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Year : 2016  |  Volume : 58  |  Issue : 4  |  Page : 425-431

Impact of an educational module in antidepressant-naive patients prescribed antidepressants for depression: Pilot, proof-of-concept, randomized controlled trial

1 College of Nursing, National Institute of Mental Health and Neurosciences, Bengaluru, Karnataka, India
2 Department of Psychopharmacology, National Institute of Mental Health and Neurosciences, Bengaluru, Karnataka, India
3 Department of Nursing, National Institute of Mental Health and Neurosciences, Bengaluru, Karnataka, India

Correspondence Address:
Chittaranjan Andrade
Department of Psychopharmacology, National Institute of Mental Health and Neurosciences, Bengaluru - 560 029, Karnataka
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Source of Support: None, Conflict of Interest: None

DOI: 10.4103/0019-5545.196710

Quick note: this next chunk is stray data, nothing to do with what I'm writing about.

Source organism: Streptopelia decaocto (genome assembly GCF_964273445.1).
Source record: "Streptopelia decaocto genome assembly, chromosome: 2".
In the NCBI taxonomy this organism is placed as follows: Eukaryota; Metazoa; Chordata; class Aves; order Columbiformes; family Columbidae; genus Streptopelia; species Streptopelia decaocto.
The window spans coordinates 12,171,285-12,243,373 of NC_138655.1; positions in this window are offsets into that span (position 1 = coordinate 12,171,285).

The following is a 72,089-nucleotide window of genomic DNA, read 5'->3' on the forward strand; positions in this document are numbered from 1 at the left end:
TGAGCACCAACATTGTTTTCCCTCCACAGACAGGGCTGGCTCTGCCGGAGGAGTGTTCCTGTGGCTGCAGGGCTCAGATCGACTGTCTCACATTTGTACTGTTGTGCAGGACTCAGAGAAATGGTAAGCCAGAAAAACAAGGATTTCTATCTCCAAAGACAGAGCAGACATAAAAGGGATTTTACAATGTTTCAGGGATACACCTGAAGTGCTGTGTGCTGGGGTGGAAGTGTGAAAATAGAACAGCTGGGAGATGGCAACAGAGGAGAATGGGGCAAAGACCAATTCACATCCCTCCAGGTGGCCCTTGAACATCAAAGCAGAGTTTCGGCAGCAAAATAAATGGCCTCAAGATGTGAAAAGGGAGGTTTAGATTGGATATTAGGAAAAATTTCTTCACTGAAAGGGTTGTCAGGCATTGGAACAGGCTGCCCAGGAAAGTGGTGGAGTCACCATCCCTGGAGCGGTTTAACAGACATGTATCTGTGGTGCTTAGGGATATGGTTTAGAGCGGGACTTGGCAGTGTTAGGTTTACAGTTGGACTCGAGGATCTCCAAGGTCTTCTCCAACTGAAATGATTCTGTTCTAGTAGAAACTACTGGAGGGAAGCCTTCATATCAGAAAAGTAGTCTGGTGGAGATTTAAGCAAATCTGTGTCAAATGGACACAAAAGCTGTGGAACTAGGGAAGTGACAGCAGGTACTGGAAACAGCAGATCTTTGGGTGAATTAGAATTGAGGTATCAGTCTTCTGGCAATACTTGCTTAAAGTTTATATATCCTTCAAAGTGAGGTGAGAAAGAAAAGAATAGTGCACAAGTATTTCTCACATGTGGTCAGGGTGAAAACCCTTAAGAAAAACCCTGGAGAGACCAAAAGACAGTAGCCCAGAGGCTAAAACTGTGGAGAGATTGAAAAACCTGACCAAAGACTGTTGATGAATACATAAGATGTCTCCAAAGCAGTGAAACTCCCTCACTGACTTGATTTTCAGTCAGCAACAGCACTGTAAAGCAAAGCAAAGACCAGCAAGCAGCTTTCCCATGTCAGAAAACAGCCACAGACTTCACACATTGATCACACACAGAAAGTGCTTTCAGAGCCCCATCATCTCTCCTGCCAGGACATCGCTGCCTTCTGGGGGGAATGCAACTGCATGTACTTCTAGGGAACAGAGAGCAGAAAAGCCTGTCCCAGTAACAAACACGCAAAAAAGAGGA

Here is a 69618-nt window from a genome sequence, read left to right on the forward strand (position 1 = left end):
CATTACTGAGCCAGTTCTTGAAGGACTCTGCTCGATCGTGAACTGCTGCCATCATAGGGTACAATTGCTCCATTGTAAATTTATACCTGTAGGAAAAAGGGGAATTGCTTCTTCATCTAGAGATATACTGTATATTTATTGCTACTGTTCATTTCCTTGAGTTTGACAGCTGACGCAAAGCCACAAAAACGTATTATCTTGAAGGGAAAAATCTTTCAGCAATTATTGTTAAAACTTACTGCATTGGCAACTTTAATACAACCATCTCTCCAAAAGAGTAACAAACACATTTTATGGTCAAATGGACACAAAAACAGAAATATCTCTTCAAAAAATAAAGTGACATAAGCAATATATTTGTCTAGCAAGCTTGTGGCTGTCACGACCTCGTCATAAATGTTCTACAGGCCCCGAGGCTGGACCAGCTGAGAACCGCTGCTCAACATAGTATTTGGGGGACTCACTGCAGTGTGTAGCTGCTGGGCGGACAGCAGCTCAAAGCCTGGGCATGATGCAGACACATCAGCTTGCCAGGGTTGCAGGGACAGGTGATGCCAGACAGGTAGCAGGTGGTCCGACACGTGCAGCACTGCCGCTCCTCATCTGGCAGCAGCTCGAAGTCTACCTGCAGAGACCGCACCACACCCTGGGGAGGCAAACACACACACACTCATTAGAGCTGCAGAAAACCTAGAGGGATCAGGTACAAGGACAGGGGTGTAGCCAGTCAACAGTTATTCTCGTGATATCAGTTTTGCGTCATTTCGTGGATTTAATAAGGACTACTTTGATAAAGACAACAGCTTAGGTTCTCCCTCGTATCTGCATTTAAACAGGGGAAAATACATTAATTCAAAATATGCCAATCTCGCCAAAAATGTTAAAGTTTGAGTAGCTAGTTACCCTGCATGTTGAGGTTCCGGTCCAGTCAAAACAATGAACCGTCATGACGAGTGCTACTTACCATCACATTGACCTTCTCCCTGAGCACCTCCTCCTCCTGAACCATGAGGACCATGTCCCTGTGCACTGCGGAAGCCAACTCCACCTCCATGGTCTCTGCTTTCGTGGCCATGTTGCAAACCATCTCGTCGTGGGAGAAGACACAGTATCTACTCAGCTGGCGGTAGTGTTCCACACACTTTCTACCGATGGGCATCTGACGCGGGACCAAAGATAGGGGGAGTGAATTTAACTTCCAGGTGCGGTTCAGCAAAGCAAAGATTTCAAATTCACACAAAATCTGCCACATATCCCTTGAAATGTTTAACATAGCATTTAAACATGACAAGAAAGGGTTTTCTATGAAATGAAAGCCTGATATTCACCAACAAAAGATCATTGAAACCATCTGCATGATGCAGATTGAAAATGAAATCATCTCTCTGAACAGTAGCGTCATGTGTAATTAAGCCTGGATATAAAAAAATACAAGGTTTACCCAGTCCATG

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Background: Patients are educated about their illness and its treatment at the time of diagnosis. However, little is known about how much of this education is retained and how it influences knowledge about, attitudes toward, and experiences with medication in antidepressant-naive patients with depression. Methods: Antidepressant-naive outpatients with International Classification of Diseases-10 dysthymia or mild to moderate depression, who were advised antidepressant monotherapy, were randomized to control (n = 22) or intervention (n = 17) groups. Control patients received treatment as usual, and intervention patients received, in addition, a face-to-face, individualized, 10-min education session about the nature of depression, antidepressant treatment, efficacy and adverse effects of the prescribed drug, and plan of management. Knowledge about the illness and its treatment were assessed at baseline (before the educational intervention) and 6 weeks later. At follow-up, experiences with treatment were also evaluated. The study was double-blind. Results: At baseline, patients had poor knowledge about their illness and its treatment (most patients could not even name their diagnosis); however, few held unfavorable attitudes toward their prescribed medicines. At follow-up, there were modest improvements in both sets of outcomes. There were no differences between intervention and control groups in knowledge and attitude outcomes at baseline and end-point. Drug compliance did not differ between groups. However, importantly, intervention patients experienced a significantly larger number of adverse events than controls (mean, 3.5 vs. 1.7, respectively). Conclusions: For ethical reasons, patients need to be educated about their illness and its treatment. However, such education may be a two-edged sword, with an increased nocebo effect as the most salient consequence. Failure to identify benefits in our study may have been the result of a Type 2 error. This study provides a wealth of information on a large number of issues related to knowledge, attitudes, and experiences of depressed, mostly low-income outpatients in relation to education about depression and its treatment, and future research can build on the findings of this study. We also provide an extensive discussion on directions for further research.



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